The cowrie gatherers - a mismatched pair
bundled in cast-off clothes -
bend down to scan the shingle,
ignoring glints of glass salted by years at sea,
flecks of shell, cartilage splinters,
old fragments of ship shrapnel,
garlands cast for the drowned,
rusted things once useful,
barnacles’ dust, amber rocks,
stones scored with arteries,
mollusc speckles, iridescent slivers,
squat cochleae polished by tides.
They edge forwards - stand up - stoop again -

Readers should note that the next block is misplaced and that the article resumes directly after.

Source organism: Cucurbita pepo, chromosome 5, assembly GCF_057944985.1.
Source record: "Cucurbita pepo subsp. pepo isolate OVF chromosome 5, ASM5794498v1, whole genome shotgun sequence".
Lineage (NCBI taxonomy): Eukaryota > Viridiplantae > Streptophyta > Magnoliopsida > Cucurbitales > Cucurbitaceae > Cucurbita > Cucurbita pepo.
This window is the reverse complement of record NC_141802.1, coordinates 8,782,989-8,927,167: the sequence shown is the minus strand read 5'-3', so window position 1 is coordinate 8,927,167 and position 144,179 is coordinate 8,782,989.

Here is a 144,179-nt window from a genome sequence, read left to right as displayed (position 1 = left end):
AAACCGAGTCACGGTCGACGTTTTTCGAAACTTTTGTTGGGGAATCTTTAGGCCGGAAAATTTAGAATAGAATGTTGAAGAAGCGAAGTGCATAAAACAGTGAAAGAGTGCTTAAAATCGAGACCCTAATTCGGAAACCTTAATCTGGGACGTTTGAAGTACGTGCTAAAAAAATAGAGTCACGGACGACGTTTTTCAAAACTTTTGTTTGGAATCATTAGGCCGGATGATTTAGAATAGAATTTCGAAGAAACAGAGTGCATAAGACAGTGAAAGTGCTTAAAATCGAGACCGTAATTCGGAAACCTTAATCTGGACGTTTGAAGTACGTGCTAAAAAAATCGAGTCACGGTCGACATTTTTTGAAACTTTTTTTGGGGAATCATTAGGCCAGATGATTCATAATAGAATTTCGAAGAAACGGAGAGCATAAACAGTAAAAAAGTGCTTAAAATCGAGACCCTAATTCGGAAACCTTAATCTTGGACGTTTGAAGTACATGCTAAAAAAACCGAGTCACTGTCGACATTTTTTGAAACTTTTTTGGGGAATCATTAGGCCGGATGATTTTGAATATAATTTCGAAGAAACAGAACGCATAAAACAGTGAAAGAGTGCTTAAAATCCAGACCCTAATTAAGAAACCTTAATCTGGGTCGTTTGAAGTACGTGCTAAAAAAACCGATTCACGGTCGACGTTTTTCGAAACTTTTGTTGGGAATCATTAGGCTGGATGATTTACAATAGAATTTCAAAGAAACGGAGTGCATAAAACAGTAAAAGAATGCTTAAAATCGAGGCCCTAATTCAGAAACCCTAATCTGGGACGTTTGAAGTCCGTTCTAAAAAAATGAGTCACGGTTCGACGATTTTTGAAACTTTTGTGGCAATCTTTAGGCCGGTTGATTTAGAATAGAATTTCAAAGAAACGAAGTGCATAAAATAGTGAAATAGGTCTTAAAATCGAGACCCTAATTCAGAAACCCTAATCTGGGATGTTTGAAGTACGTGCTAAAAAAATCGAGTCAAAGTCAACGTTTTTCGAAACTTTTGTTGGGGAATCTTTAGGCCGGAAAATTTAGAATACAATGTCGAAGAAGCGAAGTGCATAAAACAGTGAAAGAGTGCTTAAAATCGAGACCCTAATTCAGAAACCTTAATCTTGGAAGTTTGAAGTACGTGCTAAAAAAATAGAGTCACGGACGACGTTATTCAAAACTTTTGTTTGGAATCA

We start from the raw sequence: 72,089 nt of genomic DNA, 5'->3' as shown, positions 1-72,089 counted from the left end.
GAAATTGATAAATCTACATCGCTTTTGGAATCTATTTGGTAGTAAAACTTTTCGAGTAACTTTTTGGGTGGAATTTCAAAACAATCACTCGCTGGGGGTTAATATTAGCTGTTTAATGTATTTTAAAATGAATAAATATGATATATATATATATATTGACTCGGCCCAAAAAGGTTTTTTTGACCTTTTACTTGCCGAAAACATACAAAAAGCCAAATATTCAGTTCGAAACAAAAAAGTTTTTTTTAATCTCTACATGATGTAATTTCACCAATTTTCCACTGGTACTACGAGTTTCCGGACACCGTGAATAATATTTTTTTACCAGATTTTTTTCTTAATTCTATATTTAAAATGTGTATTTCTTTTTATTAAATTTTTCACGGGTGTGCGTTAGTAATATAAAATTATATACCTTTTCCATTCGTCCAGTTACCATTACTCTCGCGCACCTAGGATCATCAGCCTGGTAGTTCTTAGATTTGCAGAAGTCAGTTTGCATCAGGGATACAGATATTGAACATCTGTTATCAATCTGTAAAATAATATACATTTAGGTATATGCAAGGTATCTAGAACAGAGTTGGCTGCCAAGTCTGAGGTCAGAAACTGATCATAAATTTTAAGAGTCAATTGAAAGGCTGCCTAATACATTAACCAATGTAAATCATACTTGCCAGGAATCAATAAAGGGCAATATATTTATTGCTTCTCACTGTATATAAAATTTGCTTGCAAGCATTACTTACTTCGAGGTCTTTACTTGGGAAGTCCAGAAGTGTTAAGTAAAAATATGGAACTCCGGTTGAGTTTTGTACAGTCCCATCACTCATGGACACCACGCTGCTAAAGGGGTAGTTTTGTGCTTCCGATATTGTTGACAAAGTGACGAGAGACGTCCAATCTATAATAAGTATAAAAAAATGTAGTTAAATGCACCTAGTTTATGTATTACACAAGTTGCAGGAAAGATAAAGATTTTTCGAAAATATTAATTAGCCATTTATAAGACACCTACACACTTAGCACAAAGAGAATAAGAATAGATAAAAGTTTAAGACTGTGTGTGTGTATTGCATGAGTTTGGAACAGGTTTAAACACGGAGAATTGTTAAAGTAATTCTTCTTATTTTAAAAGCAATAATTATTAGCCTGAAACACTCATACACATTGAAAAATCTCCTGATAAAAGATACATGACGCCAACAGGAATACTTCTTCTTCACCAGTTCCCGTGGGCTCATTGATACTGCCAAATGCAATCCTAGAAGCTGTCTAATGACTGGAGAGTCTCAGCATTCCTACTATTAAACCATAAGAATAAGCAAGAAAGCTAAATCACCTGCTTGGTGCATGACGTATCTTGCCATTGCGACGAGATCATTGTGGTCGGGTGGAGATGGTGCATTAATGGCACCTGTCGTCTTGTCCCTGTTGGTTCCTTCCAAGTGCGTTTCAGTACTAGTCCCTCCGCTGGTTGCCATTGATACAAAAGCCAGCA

imprisoned between work and hope
and the conflicting scale of the horizon.
Have they found the right curve of the bay,
the very crook of Lothian land
between Eyemouth and the Head,
that legendary place where year on year
the cowries gather?
Grey waves slurp the red rocks
small shells pocketed as labour’s solace:
eroded fingerprints, lost seven-years’ skin.
This poem previously appeared in Painted, Spoken